Anyway, I think the next two games (at Philly and Chicago) will be really good games to see more clearly how much the Jazz have really come out of the February Funk.
SLTrib has a great story about how some of the kids and vets on the team have become close. The best part, though, is the little stories found in the Jazz Notes blog that didn't make the actual story for the article. Here's my absolute favorite:
Jeremy took us on a walk through Sacramento that — I'll [Earl speaking] never follow him again. Me and Burks will never follow him. He said we was going to the mall. We went through this deserted ghost town. I don't know where we was going. We crossed the train tracks, went across the bridge, some more train tracks, and then realized we could've just walked straight across the street. So we followed him. You got to ask Burks. Then he took us through this tunnel, and then he said we was going to the mall. We got to the mall and there was like two people in the mall. Two people. That's not a mall. We don't know. We're still trying to figure it out. It was the most unsafe walk I've had since I was a kid. That's the last time we follow him. Never again. Cabs from this point.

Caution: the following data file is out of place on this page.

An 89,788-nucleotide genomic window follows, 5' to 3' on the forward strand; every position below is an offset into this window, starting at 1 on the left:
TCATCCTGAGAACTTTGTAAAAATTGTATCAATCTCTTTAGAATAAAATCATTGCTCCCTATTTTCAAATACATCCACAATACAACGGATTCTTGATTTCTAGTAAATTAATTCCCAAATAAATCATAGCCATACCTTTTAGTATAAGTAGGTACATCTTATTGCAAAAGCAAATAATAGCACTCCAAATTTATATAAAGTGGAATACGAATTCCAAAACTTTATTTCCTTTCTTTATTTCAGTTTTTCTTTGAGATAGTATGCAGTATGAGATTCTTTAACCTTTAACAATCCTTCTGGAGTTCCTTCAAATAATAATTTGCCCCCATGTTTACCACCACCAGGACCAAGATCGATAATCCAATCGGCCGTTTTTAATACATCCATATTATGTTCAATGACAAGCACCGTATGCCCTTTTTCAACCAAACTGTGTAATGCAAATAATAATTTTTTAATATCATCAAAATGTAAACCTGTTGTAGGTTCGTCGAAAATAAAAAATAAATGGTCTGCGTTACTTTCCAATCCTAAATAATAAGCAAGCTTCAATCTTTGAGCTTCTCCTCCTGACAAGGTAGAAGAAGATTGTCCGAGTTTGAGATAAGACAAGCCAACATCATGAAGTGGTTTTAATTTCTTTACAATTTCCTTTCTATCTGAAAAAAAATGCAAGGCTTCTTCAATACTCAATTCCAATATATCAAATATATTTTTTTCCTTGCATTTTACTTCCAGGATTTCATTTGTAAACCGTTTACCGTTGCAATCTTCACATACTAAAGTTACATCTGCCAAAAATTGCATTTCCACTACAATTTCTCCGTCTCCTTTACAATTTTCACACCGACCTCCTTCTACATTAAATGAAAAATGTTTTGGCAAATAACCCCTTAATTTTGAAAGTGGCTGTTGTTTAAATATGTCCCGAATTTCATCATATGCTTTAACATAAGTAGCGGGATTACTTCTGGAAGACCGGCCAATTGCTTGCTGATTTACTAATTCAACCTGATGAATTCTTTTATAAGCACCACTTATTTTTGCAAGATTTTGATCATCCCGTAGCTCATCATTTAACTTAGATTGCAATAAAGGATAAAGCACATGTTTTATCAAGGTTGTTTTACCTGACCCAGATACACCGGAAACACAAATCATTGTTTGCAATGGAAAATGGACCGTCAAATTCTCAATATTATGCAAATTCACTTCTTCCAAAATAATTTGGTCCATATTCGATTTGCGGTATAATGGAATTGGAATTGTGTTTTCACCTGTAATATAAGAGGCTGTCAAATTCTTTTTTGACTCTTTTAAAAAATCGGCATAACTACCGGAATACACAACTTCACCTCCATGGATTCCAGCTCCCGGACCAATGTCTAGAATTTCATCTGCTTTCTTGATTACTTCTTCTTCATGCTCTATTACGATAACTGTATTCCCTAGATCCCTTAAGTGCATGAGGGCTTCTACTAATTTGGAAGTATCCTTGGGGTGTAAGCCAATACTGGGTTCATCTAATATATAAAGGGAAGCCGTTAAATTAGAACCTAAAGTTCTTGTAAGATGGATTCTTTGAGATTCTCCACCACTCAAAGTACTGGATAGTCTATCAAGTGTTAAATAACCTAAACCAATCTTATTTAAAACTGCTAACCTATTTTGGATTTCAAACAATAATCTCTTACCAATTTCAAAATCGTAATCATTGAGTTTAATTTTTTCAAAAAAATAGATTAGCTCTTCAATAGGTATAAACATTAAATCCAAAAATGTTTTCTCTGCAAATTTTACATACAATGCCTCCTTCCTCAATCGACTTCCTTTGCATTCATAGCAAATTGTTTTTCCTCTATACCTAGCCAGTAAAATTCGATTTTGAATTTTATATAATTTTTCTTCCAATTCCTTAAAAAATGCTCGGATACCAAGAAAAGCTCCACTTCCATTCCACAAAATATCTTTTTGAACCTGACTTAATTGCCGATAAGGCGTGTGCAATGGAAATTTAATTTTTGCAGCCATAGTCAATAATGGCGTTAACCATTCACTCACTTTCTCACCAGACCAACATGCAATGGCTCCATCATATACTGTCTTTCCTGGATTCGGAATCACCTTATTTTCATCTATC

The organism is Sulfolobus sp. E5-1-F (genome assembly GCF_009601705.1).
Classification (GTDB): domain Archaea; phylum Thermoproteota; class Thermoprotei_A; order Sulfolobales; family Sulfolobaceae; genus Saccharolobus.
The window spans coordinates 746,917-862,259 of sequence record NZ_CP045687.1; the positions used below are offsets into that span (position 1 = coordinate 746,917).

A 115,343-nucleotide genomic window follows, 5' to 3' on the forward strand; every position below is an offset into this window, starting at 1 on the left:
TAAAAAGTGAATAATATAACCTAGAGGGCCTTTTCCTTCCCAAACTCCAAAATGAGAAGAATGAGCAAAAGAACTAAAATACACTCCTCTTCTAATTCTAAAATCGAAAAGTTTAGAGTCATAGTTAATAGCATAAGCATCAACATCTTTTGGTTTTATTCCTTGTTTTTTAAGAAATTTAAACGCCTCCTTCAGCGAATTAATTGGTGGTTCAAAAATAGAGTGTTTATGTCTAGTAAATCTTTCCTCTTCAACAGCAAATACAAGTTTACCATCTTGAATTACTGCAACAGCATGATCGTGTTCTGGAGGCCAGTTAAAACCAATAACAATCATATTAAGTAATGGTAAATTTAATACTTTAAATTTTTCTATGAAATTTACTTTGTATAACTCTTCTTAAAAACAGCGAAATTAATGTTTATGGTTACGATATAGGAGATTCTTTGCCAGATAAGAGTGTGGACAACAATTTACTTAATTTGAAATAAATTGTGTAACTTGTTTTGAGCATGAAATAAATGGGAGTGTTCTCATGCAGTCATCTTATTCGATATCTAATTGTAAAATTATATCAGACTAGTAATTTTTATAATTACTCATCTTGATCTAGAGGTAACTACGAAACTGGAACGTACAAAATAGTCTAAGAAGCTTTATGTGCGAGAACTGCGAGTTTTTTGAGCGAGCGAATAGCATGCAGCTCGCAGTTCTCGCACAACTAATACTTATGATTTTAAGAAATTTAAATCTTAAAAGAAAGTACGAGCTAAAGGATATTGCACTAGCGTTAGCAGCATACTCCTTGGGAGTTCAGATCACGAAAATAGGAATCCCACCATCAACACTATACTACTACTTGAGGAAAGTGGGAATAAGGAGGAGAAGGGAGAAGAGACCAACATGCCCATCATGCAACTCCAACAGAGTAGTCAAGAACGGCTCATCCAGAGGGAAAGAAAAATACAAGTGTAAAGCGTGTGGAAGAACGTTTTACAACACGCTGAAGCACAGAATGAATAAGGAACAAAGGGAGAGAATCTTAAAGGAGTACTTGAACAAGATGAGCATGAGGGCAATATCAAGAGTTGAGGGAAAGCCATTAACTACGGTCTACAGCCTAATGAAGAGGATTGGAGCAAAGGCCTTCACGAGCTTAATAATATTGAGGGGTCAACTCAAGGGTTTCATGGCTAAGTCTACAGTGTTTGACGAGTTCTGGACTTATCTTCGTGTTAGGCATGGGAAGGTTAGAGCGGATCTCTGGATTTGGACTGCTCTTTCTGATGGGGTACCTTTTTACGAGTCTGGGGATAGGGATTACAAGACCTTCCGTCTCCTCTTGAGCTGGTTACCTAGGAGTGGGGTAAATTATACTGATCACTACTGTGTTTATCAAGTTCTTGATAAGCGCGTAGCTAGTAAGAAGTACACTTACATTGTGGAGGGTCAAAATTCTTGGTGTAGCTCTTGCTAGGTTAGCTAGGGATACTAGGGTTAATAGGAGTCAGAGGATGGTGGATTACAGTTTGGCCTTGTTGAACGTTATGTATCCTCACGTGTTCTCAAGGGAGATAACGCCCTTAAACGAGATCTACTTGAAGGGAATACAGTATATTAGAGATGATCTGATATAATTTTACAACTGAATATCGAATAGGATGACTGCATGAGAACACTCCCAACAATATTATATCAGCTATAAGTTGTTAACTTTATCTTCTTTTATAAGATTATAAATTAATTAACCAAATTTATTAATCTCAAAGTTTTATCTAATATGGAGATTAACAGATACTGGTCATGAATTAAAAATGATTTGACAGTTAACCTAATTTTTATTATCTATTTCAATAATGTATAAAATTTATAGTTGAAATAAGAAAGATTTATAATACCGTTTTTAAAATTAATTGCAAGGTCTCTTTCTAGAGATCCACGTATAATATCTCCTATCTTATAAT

I don't know why, but that story cracked me up so badly. Especially when Jeremy Evans defended himself: